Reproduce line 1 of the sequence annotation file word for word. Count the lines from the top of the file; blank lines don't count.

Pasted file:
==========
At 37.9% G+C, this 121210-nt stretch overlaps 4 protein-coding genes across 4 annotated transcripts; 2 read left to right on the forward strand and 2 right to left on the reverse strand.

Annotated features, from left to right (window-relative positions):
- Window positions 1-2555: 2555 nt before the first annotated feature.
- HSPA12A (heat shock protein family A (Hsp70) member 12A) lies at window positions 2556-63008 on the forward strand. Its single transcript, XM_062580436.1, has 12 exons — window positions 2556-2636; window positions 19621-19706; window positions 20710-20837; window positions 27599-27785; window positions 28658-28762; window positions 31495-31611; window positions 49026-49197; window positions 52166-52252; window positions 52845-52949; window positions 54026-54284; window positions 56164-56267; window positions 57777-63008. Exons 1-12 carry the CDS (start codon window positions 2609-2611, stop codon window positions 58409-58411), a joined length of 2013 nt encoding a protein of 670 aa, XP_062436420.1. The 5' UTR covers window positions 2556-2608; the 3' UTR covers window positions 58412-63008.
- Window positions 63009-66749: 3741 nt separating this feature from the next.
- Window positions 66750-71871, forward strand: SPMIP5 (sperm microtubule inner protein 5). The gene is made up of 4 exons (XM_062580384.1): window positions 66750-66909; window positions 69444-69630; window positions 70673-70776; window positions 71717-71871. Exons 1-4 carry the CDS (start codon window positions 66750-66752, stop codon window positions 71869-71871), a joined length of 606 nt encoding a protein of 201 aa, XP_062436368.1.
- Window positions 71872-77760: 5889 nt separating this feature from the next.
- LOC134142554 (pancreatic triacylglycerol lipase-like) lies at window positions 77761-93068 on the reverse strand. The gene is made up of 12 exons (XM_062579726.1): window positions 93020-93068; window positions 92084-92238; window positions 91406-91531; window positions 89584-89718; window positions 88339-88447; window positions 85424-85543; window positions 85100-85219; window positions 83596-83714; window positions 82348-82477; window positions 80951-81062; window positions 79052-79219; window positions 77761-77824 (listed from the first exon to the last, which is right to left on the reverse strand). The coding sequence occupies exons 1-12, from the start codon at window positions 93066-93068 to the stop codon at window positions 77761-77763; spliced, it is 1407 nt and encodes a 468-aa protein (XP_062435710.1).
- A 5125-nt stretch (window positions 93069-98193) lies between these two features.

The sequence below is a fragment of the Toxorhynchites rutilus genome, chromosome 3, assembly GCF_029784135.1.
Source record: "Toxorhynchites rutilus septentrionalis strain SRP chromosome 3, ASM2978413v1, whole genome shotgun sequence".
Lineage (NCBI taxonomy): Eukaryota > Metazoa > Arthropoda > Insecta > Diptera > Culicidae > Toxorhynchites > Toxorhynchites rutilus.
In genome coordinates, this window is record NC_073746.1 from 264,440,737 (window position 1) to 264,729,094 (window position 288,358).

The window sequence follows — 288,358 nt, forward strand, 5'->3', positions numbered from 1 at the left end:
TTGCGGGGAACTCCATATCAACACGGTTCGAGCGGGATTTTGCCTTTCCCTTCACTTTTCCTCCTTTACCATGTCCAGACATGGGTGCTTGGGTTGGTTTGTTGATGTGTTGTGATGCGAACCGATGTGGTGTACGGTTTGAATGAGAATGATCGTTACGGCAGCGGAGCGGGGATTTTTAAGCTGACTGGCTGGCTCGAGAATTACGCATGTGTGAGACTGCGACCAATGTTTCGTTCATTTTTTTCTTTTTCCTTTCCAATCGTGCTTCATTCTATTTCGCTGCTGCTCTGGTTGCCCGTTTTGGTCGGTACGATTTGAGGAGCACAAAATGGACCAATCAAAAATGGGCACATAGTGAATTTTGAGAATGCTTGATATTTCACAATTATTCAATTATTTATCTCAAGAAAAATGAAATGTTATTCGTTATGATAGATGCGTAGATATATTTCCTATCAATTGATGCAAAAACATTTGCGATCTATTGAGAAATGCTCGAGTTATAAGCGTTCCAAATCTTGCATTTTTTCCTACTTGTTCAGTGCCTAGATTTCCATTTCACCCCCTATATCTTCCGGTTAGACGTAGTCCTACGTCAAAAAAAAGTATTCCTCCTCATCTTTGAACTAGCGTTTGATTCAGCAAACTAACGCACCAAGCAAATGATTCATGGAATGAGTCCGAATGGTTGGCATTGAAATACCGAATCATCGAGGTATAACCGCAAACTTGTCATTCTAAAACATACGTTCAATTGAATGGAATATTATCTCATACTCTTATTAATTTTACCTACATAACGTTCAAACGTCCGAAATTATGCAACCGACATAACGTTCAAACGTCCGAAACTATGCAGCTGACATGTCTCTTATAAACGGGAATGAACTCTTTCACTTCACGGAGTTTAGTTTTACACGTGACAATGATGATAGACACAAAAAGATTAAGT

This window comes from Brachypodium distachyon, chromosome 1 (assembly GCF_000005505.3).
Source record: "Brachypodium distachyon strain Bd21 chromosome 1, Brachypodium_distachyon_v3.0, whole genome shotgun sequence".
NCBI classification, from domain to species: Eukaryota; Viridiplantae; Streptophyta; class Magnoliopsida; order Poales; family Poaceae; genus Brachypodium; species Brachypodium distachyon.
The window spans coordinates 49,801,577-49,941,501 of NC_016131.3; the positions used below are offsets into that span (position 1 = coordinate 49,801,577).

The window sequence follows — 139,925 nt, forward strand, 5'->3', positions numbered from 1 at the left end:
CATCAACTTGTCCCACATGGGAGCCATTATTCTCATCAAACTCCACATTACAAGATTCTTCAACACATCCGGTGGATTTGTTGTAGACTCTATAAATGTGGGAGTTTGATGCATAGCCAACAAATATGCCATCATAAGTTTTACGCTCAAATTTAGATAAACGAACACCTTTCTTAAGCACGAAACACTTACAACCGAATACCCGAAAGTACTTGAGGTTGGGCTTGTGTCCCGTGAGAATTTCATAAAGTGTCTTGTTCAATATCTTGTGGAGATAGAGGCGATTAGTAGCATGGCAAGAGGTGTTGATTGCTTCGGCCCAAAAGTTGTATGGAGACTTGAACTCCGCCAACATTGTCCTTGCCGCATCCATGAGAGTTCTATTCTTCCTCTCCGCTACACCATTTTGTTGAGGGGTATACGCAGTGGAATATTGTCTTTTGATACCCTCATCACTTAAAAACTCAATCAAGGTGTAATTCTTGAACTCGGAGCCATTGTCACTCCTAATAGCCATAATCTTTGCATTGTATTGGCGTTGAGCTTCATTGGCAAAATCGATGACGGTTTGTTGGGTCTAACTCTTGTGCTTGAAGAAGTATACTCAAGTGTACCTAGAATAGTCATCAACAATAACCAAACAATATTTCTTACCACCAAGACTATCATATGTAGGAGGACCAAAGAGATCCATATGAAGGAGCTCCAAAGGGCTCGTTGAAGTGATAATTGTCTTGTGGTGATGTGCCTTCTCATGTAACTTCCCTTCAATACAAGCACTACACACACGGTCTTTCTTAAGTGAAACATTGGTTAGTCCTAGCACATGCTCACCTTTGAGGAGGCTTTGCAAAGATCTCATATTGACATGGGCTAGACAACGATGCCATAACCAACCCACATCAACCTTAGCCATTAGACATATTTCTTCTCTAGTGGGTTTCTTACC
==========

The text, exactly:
At 37.9% G+C, this 121210-nt stretch overlaps 4 protein-coding genes across 4 annotated transcripts; 2 read left to right on the forward strand and 2 right to left on the reverse strand.